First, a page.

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I use the Cora app on my phone to keep a record of my fabric. It is good to flick through when I’m away from my collection and I’ve found it useful for reminding me of what fabric I have. But it only does fabric, not patterns, or notions. And will only work on your phone, there is no laptop version.

I happened on Trello – it is used in project management and has desktop, phone and tablet versions that all talk to each other. And it is free! It is possible to liase with other team members and manage a team, I don’t need to do that.  You can create as many boards as you like. I have a board for each pattern category:

Screen Shot Trello A

It is possible to change the look of the boards to pretty pictures like the cacti or snow. Next is to open each board and add lists of cards. So I have a board for tops, and within it are cards for T-shirts, shirts & blouses, tunics and jumpers. Fairly sure I need more lists.

Screen Shot Trell B

Each list has a card that is the name of a pattern. My card for the Grainline Scout (woven Tee) has the details of any alterations I made, if I like it and a picture of the garment – just to remind me. Each time you add a comment, the length of the card grows:

Screen Shot Trello C

I like Trello a lot. The link to my phone is terrific for looking at stuff while out and about. The learning curve is steep and the set up time is considerable, but that is the case for all good data management systems. Once up and running it is fantastic to use and easy to add new boards and cards.

I wish I’d discovered Trello before getting Cora. I’m using Trello for all my new fabric purchases, and will probably add notions like elastics and zips, possibly in their own teams.

What does everyone else do?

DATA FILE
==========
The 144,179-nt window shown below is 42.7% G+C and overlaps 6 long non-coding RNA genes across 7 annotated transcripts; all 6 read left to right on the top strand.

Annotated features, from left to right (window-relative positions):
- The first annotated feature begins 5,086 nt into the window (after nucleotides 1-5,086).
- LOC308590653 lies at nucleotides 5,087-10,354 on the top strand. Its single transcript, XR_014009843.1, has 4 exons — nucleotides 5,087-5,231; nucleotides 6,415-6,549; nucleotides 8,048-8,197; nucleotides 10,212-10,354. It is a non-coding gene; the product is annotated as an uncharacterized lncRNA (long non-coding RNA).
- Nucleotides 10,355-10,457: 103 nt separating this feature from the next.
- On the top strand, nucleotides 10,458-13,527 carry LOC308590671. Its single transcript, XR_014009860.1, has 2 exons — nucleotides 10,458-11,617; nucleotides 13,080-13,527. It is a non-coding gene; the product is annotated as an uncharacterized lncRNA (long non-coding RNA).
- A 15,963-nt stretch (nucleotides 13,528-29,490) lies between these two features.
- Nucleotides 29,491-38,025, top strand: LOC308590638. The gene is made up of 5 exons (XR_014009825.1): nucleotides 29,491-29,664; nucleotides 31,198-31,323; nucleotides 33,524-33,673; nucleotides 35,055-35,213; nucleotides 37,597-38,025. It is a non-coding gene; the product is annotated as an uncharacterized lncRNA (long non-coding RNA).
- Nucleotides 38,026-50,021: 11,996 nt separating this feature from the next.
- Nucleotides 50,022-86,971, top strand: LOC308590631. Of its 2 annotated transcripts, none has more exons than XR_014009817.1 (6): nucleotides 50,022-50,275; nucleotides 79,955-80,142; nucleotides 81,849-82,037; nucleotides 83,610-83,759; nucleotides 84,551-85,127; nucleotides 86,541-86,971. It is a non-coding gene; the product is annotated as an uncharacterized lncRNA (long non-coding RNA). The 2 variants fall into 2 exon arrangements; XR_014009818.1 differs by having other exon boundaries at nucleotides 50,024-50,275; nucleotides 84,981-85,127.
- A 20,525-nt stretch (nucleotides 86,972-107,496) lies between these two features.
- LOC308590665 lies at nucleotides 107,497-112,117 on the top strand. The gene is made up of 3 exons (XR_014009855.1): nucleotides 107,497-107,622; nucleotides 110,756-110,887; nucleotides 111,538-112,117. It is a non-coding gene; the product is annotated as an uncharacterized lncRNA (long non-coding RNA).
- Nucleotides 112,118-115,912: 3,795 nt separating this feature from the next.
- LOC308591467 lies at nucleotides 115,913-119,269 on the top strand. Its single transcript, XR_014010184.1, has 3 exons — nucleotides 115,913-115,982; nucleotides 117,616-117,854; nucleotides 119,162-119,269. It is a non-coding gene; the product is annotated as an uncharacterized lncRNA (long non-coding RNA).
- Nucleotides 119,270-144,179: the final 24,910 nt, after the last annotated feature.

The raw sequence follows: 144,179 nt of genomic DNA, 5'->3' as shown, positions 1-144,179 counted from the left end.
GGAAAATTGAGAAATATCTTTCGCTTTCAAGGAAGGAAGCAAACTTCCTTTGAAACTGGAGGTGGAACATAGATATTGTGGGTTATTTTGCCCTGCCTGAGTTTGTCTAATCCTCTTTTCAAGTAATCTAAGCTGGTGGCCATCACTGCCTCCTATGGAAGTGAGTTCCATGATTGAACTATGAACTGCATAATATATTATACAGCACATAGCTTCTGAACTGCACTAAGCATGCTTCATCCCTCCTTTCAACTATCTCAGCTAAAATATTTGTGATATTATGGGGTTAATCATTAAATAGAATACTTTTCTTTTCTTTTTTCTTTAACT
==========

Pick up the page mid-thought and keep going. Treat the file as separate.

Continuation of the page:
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A new ukulele case – part two

DSC00651I put some straps on the back, a long vertical one for over my shoulder. It has velcro to keep it together. I also put in a horizontal one which fits over the retractable handle of my equipment case. When the shoulder strap is not in use it tucks away behind the horizontal strap.


Stitching the wall to the top and bottom bits was heavy going. My machine is a lovely machine, 21 years old and much used. I don’t like putting multiple thick layers through it. I tried to tidy up the edges with my overlocker but that was not ideal. I considered using bias binding or foldover elastic instead, but that would have required spending money.  Turning it out the right way was was a leap of faith.  Happily the uke fits well.

This was a beast to think about and then design in my head then on paper. It took such a long time. Everything came from my collection of remnants, leftovers and haberdashery stash. The flamingo and Insul-Brite came from making coasters. I bought a metre at Spotlight and was given the rest of the roll, an extra 75cm. Still have enough for oven mitts, more coasters and lunch bags. The flamingo fabric was also bought for coasters (for a flamingo obsessed friend). Absolutely nothing left now.

img_3663.jpgI’ve used it for about a month now. The shoulder strap is tidy and works well, but doesn’t get used much. I use the handle on the side. The horizontal strap is terrific. It goes over the retractable handle on my Zuca. My instruments and sheet music are all safely contained and I can wheel all my gear around. Once I’m at work I find the constant in/out of the case annoying. A strap for the uke is needed, but that means drilling holes in the base. (Nooo!)

Cost – One broken needle and roughly 12 hours of my life that I’ll never get back.

Pattern – self-drafted

Do it again? – NO – NO – NO! I am not a bag making fan, and this experience has only confirmed that in a major way. I initially did this because I knew I could and knew it would save money. And I wanted something a bit cheerful. I later found a really sturdy (but boring black) gig bag for $40. Good value at twice the price.


The Zuca with the uke on top = Zucauke, or maybe UkeZuca !